4) Social Proof
People like to use every mental “shortcut” they can to limit the amount of cognitive work they have to do when evaluating something. And that's why social proof works well when it comes to boosting conversions.
Here's a great definition: “Social proof, also known as informational social influence, is a psychological phenomenon where people assume the actions of others in an attempt to reflect correct behavior for a given situation…and is driven by the assumption that surrounding people possess more knowledge about the situation.”
It's like peer pressure without the nasty pressure. It's also the reason why when your mom demanded, “Well if everyone else jumped off a bridge, would you?” your response was always: “Yes!”
There are a few different types of social proof triggers that you can incorporate into your marketing:
Testimonials are essentially word-of-mouth marketing on the Internet. By having third-party sources verify that your product or service is “legit,” other prospects and leads tend to be more convinced to transact with you.
According to Neil Patel, once an Amazon product hits 400-500 solid reviews, it’s easy to generate $70K – $150K in monthly revenue. This goes to show how powerful good reviews can be.
You should display your testimonials on your site, but in different areas depending on the type of business you run. For example, if you run a local business, you could put your reviews on Google Search or Yelp. If you run an SaaS company, you could display your testimonials on the homepage of your website. If you have an e-commerce site, you should show positive reviews on the product pages (like Amazon does).
Endorsements by influencers can be immensely powerful for your business. If the influencer is well known in your niche or industry, having their validation is a great way to show that you’ve got a good product or service.
Influencer recommendations don’t need to be as thorough as normal testimonials. In fact, influencers don’t necessarily have to have used your product. Any compliment that they’ve given to your business or any member of your team will still carry a lot of weight.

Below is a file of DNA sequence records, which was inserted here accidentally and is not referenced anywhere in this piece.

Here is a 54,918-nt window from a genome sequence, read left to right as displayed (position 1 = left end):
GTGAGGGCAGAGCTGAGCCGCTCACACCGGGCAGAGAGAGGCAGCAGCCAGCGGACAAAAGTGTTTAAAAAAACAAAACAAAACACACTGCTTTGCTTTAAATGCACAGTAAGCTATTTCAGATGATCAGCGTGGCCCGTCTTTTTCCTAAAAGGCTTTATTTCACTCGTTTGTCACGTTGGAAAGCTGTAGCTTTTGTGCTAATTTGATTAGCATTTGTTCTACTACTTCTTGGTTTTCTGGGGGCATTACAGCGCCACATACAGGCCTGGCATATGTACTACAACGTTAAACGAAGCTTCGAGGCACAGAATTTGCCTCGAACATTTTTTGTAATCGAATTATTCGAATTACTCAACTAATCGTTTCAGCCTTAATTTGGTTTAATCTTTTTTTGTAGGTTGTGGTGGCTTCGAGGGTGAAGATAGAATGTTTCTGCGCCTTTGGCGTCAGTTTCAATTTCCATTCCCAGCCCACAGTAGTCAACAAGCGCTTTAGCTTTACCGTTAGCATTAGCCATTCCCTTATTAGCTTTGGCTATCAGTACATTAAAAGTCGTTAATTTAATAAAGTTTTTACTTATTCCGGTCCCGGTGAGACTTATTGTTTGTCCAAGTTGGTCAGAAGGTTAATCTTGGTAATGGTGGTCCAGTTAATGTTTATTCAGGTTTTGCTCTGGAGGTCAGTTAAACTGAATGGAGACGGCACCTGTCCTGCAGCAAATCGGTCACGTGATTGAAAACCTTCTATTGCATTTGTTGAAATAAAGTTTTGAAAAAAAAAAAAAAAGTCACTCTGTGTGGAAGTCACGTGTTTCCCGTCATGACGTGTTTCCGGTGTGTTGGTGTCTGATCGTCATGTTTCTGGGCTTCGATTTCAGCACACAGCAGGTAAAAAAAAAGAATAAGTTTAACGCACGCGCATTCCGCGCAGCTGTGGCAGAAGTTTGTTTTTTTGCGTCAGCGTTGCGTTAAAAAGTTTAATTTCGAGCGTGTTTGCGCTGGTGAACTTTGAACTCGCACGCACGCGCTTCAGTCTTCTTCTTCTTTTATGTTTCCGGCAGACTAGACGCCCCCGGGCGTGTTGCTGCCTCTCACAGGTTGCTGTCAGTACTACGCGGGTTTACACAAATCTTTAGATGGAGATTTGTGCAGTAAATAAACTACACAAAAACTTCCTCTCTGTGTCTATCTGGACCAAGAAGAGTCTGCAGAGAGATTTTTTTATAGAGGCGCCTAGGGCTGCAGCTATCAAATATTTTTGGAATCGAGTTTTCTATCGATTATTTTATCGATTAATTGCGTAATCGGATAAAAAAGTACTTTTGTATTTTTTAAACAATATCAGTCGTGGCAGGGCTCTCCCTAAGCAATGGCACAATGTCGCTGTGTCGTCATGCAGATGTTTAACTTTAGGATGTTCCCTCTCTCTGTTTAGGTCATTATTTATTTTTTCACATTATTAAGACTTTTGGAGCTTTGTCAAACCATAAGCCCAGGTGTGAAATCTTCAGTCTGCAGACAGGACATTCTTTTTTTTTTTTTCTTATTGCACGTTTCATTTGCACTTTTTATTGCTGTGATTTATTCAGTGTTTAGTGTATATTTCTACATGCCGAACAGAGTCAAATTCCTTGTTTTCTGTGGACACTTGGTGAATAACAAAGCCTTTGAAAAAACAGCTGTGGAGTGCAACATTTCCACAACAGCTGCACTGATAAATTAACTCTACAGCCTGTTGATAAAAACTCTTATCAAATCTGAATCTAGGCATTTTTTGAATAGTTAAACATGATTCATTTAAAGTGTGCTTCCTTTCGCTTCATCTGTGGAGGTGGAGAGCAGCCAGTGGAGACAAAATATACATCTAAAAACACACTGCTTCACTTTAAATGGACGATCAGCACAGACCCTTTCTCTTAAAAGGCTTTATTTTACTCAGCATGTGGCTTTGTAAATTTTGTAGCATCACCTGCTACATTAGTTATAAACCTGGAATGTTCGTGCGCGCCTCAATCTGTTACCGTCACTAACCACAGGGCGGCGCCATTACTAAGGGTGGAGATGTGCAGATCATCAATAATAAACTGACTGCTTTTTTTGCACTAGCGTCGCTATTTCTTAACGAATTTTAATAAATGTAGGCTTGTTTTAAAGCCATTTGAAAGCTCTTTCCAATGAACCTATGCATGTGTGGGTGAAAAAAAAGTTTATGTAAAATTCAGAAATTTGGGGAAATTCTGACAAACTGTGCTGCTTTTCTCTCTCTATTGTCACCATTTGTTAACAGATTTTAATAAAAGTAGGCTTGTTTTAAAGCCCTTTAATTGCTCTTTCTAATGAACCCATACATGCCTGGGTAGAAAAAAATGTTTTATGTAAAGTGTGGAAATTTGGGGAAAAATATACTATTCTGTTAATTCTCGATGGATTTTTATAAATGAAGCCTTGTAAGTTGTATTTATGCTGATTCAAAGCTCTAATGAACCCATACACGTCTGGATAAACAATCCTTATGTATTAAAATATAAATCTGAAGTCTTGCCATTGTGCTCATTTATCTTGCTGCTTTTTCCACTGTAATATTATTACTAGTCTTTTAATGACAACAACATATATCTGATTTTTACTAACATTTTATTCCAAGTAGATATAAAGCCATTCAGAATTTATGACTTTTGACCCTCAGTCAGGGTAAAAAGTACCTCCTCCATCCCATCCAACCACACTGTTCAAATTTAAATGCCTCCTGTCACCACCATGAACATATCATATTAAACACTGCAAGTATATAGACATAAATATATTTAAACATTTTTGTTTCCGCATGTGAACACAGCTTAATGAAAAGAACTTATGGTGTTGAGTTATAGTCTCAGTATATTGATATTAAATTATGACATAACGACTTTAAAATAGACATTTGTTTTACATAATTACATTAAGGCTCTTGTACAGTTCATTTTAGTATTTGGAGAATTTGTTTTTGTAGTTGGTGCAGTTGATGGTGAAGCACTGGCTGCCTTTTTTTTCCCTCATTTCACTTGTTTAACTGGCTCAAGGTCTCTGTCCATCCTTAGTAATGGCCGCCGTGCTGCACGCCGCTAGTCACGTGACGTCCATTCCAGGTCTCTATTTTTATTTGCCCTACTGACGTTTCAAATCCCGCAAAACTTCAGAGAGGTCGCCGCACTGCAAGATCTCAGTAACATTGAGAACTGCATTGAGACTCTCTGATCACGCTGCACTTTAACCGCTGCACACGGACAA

Another way of showcasing your business’s credibility is by displaying press clips or awards. If you’ve been featured in places like TechCrunch, the Huffington Post, Forbes, or whatever publication is relevant to your industry, it can help add more legitimacy to your business. Don't be shy — show off your accolades!
5) Serial Position Effect
The serial position effect is the idea that people can most easily recall information from the beginning or end of a list.
According to a study by Indiana University, people are more easily able to recall the first and last set of words out of a list of 20, whereas the recall rate for the words in the middle was pretty low.
Knowing this, it’s important to make sure that they key elements of your sales pitch are outlined both at the beginning and the end. This way, you can make sure that your main points aren’t “lost in the weeds.”
6) Availability Cascade
One of the most well-known biases in the marketing world is called the “availability cascade,” which says that the more a piece of information is repeated, the more likely we are to believe that it’s true.
This is part of the reason that companies invest so much money in recurring television ads. When you’ve seen a million different television commercials for Mercedes Benz that say “The Best or Nothing,” you start to think of Mercedes Benz as a luxury car brand.
When you hear a company describe themselves in a certain way over and over again, you start to trust them more and more.
There are different ways you can use this to your advantage. For example, in your e-mail nurture sequences, you can craft your narrative around whatever you believe differentiates you from your competition.
Maybe it’s superior customer service, like Zappos, or fast delivery like Amazon.
Whatever your advantage is, make sure you constantly weave it into your content. Then, over time, you’ll become known for it. (Of course, it has to be true!)
7) The “But You Are Free” Technique
The “But You Are Free” (BYAF) Technique says that if you remind people that they have the freedom to accept or decline your offer, they’re more likely to say “yes.”
According to this study from Taylor & Francis Online, random individuals were asked whether they could spare some coins so that the experimenter could take the bus. When the phrase “but you are free to accept or refuse” was added, people were substantially more likely to offer the bus fare — and gave twice as much as those in the control group.